-h, --help                    Show this help message
-V, --version                 Show version information
--                            Stop processing options
-D<name>[=<value>]            Set a system property
-d, --bootdir=<dir>           Set the boot patch directory; Must be absolute or url
-p, --patchdir=<dir>          Set the patch directory; Must be absolute or url
-n, --netboot=<url>           Boot from net with the given url as base
-c, --configuration=<name>    Set the server configuration name
-B, --bootlib=<filename>      Add an extra library to the front bootclasspath
-L, --library=<filename>      Add an extra library to the loaders classpath
-C, --classpath=<url>         Add an extra url to the loaders classpath
-P, --properties=<url>        Load system properties from the given url
-b, --host=<host or ip>       Bind address for all JBoss services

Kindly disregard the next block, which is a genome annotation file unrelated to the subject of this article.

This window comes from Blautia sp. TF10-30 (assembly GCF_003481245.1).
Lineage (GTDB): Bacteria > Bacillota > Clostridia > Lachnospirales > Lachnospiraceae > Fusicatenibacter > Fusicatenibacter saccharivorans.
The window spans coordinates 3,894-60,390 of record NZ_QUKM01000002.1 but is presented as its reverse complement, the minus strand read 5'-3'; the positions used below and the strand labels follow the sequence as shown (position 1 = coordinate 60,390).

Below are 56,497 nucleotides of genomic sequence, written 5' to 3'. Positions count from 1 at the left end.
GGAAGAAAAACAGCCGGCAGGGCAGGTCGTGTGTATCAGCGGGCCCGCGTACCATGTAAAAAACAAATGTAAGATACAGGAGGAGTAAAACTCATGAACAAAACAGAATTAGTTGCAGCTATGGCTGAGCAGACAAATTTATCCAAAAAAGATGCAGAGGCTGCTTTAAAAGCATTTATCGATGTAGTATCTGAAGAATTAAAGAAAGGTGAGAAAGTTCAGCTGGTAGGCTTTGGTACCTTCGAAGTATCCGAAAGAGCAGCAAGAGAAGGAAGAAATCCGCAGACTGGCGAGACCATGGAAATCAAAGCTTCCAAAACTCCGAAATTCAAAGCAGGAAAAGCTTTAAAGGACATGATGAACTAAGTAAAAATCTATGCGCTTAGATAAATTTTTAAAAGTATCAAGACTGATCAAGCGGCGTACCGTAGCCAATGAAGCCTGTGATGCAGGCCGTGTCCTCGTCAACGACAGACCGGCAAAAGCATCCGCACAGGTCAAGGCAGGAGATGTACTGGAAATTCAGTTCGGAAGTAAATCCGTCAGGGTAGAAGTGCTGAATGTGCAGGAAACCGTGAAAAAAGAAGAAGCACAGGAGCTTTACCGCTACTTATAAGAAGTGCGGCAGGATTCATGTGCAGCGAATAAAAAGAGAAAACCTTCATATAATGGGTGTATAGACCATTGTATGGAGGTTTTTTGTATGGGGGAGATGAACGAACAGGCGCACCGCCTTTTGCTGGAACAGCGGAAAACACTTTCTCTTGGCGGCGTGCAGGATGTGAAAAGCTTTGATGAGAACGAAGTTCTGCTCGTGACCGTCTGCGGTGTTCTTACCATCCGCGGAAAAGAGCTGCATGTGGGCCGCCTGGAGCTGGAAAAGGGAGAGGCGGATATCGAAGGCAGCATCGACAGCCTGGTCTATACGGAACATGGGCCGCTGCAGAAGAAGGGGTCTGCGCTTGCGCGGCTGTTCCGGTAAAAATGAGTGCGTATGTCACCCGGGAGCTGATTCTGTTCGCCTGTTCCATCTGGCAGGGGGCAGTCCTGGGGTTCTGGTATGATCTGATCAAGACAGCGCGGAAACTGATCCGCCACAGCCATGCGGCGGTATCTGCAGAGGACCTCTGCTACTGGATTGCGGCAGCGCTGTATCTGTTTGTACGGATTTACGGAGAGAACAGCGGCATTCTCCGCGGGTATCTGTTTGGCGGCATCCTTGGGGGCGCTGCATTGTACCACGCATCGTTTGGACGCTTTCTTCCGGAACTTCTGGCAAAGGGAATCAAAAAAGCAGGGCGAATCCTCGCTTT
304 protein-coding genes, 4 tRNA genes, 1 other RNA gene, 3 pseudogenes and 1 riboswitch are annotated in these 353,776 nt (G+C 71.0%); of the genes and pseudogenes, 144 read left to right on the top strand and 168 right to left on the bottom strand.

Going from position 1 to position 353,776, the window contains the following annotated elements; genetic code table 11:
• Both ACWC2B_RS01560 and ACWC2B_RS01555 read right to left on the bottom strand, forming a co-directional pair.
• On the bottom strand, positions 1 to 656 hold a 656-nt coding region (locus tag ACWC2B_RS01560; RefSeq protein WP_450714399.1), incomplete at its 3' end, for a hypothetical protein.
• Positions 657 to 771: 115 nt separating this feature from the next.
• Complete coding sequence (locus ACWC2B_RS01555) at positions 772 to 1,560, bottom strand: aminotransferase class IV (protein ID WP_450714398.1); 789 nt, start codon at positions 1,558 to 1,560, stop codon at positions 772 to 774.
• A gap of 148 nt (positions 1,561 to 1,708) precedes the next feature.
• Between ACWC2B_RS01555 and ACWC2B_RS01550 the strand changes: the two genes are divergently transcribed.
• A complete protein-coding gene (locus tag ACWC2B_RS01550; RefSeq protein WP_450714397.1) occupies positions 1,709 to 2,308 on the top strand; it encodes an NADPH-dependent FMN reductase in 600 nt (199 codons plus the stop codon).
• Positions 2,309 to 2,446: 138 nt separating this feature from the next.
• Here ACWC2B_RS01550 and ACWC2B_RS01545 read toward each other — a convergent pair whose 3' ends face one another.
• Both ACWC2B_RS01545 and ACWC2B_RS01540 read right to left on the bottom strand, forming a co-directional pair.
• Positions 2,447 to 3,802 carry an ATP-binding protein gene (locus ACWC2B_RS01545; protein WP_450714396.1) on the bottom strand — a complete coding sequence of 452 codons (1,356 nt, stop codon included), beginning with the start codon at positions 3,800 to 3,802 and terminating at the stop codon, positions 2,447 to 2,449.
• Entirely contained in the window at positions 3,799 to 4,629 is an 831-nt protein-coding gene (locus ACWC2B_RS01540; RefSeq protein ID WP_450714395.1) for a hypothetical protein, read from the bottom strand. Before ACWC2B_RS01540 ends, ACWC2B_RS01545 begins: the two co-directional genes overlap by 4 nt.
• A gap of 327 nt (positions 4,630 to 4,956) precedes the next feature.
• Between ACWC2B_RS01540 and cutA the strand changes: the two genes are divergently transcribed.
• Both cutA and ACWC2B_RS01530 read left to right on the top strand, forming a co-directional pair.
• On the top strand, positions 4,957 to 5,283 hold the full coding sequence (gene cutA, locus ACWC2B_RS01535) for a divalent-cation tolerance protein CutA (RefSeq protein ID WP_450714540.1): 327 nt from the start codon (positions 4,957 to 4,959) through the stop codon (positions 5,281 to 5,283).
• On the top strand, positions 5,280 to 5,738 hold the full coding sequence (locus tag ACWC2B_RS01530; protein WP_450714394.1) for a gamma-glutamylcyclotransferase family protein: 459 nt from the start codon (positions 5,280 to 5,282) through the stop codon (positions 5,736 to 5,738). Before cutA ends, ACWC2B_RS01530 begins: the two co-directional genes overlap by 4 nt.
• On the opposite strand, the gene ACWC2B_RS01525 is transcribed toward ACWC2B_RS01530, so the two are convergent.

-g, --partition=<name>        HA Partition name (default=DefaultDomain)
-u, --udp=<ip>                UDP multicast address
-l, --log=<log4j|jdk>         Specify the logger plugin type

Running JBoss-4.2.3.GA on jdk 1.7 or higher

If you’ve got problems running JBoss-4.2.3 on JDK 1.7 version or higher, beacause of

java.lang.IllegalStateException: Cannot build JAXB context ... java.lang.StackTraceElement does not have a no-arg default constructor

Than this is for you!

You get in troubles running JBoss-4.2.3 on a JDK 1.7 or higher mainly because of the JaxWS API : starting from Java 1.7, the Throwable interface gets added a new method getSuppressed() and the JBoss 4.2.3 implementation (jbossws) is based on the Java 1.6 (or 1.5). The patch (that you can download here) allows to filter out that method from the ones that jbossws considers for JaxWS Exception mappings.